Indigenous Peoples launch self-determined agenda at IUCN World Conservation Congress
Marseille, France, 03 September 2021 (IUCN) – IUCN’s Indigenous Peoples Member Organisations today called for the recognition of Indigenous peoples’ rights and governance over their lands and resources. The call is part of a global agenda of Indigenous priorities for conservation action that was presented during the IUCN World Summit of Indigenous Peoples and Nature, held at the IUCN World Conservation Congress in Marseille.
Photo: Ak Tenamit
“Our global goals to protect the earth and conserve biodiversity cannot succeed without the leadership, support and partnership of Indigenous Peoples,” said Dr Bruno Oberle, IUCN Director General. “The landmark Global Indigenous Agenda presented today breaks ground on Indigenous self-determined nature conservation and natural resource governance. It was made possible by IUCN’s unique convening power as a union of Indigenous peoples, governments and civil society.”
The Global Indigenous Agenda for the Governance of Indigenous Lands, Territories, Waters, Coastal Seas and Natural Resources was developed by IUCN’s Indigenous Peoples Organisation Members spanning six continents and presented at the IUCN World Summit of Indigenous Peoples and Nature – a first-ever event of its kind set within the context of the IUCN World Conservation Congress.
The Global Indigenous Agenda calls for the secure recognition and respect for collective indigenous rights and governance of lands, territories, waters, costal seas and natural resources. It also calls upon the global community – from states to the private sector, NGO conservation community, conservation finance and academia – to engage in specific joint efforts to support the realisation of the Agenda, such as co-designing initiatives and collaborating on investment opportunities. In total, the Global Indigenous Agenda lays out 10 high-level proposals and outcomes relating to five themes: Indigenous governance; biodiversity conservation; climate action; post-COVID 19 recovery efforts and food security; and global policy setting.
“Today, IUCN’s Indigenous Peoples Organization Members have taken an important step in developing a Global Indigenous Agenda,” says Ramiro Batzin, IUCN Councillor and Director of Sotz’il. “This Agenda becomes a strategic instrument that will allow Indigenous Peoples and international organisations, including IUCN, to direct their actions from the ground up to advance the rights, needs and realities of Indigenous Peoples.”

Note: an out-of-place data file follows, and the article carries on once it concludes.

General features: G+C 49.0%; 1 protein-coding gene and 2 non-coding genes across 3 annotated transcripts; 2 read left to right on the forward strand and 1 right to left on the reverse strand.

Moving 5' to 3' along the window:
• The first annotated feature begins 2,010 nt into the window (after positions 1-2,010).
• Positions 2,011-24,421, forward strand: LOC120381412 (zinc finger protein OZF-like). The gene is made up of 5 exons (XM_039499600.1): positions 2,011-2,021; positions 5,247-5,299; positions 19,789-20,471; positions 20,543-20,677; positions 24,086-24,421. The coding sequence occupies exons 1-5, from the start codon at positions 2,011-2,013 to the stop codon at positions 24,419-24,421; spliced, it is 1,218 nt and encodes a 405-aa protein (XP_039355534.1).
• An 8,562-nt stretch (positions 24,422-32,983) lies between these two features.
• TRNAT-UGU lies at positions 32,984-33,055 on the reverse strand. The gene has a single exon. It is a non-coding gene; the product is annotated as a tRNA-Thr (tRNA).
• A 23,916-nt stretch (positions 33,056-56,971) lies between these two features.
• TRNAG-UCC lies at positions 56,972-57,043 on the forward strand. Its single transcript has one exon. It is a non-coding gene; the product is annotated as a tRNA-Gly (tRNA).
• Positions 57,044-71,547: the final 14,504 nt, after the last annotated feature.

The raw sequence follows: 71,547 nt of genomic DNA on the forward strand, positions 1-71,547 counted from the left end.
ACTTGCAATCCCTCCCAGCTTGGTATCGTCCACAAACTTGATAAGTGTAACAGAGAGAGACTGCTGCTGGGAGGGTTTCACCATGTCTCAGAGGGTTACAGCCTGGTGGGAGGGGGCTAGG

The Summit and Global Indigenous Agenda is a milestone on a five-year journey, from the 2016 IUCN World Conservation Congress in Hawai’i to this year’s Congress in Marseille. In 2016, IUCN Members made the landmark decision to alter its membership structure for the first time in 60 years by creating an Indigenous Peoples Organisation category – making IUCN the first intergovernmental organisation to recognise and include Indigenous Peoples’ Organisations as a distinct membership constituency. Indigenous leaders have also participated in IUCN’s governing Council, and IUCN works in conjunction with its Indigenous Members and partners to promote and establish Indigenous-led conservation programming.
“IUCN provides a unique opportunity for Indigenous Peoples. It is a space where we can engage and influence the global conservation agenda as we have a decision-making status that does not exist in other spaces,” says John Cheechoo, a representative from the Inuit Circumpolar Council.
This Congress also marks the first time in IUCN’s history where Indigenous Peoples Organisations have put forward or sponsored motions to help set IUCN’s international conservation agenda specifically as Indigenous Peoples’ Organization Members. In the coming years, IUCN expects the Global Indigenous Agenda to inform inclusive conservation initiatives, continue to contribute to advancing Indigenous Peoples rights and to grow and strengthen the platform of its Indigenous Membership.
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